Using coloured shapes within Geló, you can great all sorts of effects. With a combination of blend modes, you can create multiple effects in areas that can break images up, and add new shapes as the result of overlaps. In this tutorial we'll look at this technique, of blending two shapes together with different blend modes. Let's start with an image that was initially run through Simply B&W. This allows us to increase contrast, remove colour and make the image more graphic in its composition.
After loading in your selected image, select a bright, strong hue. Reds, strong green, vibrant blue or yellows will work best. Mid tone colours may not produce the results here but, as always it's good to experiment.
Using a square overlay, we'll scale this up to full width of the image, and position roughly halfway across the image. Top or bottom it won't matter, and of course chose the composition that best suits your image. Render this over the image with an over blend mode and save.
In subsequent versions of Geló you will be able to add multiple shapes in one edit. However in this first (version 1.0) this isn't yet available.
Reload your saved image back into Geló (with the shape added) and select the same swatch you previously applied. This is best to try first as the colour is exactly the same, and will be positioned in the same area of the image. Reposition this shape so that an area of the gel overlays the already coloured part of the image. In essence so the two gels overlap.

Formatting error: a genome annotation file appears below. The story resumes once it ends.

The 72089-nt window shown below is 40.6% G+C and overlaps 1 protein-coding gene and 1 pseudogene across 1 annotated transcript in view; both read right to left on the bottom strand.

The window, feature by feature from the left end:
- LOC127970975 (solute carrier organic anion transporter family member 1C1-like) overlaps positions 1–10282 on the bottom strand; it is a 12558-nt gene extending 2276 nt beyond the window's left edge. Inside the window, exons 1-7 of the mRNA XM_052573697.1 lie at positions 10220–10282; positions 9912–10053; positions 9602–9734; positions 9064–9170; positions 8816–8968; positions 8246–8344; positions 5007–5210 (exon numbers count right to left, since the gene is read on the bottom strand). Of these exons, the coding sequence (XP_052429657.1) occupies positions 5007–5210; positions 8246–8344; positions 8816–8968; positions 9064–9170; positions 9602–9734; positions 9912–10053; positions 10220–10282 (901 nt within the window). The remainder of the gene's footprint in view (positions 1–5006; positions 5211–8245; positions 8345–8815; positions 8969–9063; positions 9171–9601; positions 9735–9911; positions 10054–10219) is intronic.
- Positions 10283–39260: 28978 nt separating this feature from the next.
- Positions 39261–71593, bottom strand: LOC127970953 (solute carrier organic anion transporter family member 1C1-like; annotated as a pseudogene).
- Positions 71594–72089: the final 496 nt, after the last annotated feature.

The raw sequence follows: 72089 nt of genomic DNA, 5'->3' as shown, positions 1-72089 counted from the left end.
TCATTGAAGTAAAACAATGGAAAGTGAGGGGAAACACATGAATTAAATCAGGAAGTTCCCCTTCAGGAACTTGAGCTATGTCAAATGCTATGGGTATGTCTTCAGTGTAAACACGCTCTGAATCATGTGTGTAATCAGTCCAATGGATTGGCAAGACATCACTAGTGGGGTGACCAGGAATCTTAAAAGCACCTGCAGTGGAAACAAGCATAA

Apply this new position and select the add blend mode. You will notice in the image above that the blacks in the top area are coloured using this blend mode, and the lower area of the image, the over blend mode has affected the lighter areas, colouring them red.
Where the two effects meets, and overlap you notice that each effect cancels each other out - in this case with a thinner red stripe. This is the result of compound blends that have an effect on different parts of the image (ie light and dark)
Save your image with this new combined blending.
If you wish, you can add further effects such as gradients, other shapes to make your image different. In this example we've added a blue overlay just to deepend the red and take away the stark colour from the increased contrast.
Try it yourself with shapes at angles, maybe similar colours for more subtle effects (such as a deep red with a burnt orange) or mixed with gradients.
Here are a few other examples...